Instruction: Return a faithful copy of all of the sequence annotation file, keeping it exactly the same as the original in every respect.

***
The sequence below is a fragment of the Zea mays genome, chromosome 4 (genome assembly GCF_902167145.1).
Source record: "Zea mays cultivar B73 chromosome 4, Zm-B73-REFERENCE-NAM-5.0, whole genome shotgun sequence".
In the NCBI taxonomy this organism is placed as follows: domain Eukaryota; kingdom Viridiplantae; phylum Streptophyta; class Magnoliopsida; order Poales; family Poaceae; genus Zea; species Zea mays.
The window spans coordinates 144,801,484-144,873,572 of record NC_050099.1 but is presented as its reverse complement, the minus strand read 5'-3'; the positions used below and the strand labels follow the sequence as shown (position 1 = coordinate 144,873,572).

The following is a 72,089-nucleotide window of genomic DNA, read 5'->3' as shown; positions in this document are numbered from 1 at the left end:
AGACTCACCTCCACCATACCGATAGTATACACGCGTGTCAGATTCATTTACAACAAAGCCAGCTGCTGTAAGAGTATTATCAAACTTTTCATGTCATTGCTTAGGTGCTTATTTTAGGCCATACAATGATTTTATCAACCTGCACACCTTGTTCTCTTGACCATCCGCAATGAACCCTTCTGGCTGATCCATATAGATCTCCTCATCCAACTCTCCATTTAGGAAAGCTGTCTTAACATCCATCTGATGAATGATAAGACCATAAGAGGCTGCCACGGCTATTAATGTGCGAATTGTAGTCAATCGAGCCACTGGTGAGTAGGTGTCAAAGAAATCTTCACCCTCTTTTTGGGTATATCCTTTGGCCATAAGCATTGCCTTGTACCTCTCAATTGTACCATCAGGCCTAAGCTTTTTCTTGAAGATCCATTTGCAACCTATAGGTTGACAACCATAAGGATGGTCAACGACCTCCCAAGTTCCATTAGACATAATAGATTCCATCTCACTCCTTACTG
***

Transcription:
The sequence below is a fragment of the Zea mays genome, chromosome 4 (genome assembly GCF_902167145.1).
Source record: "Zea mays cultivar B73 chromosome 4, Zm-B73-REFERENCE-NAM-5.0, whole genome shotgun sequence".
In the NCBI taxonomy this organism is placed as follows: domain Eukaryota; kingdom Viridiplantae; phylum Streptophyta; class Magnoliopsida; order Poales; family Poaceae; genus Zea; species Zea mays.
The window spans coordinates 144,801,484-144,873,572 of record NC_050099.1 but is presented as its reverse complement, the minus strand read 5'-3'; the positions used below and the strand labels follow the sequence as shown (position 1 = coordinate 144,873,572).

The following is a 72,089-nucleotide window of genomic DNA, read 5'->3' as shown; positions in this document are numbered from 1 at the left end:
AGACTCACCTCCACCATACCGATAGTATACACGCGTGTCAGATTCATTTACAACAAAGCCAGCTGCTGTAAGAGTATTATCAAACTTTTCATGTCATTGCTTAGGTGCTTATTTTAGGCCATACAATGATTTTATCAACCTGCACACCTTGTTCTCTTGACCATCCGCAATGAACCCTTCTGGCTGATCCATATAGATCTCCTCATCCAACTCTCCATTTAGGAAAGCTGTCTTAACATCCATCTGATGAATGATAAGACCATAAGAGGCTGCCACGGCTATTAATGTGCGAATTGTAGTCAATCGAGCCACTGGTGAGTAGGTGTCAAAGAAATCTTCACCCTCTTTTTGGGTATATCCTTTGGCCATAAGCATTGCCTTGTACCTCTCAATTGTACCATCAGGCCTAAGCTTTTTCTTGAAGATCCATTTGCAACCTATAGGTTGACAACCATAAGGATGGTCAACGACCTCCCAAGTTCCATTAGACATAATAGATTCCATCTCACTCCTTACTG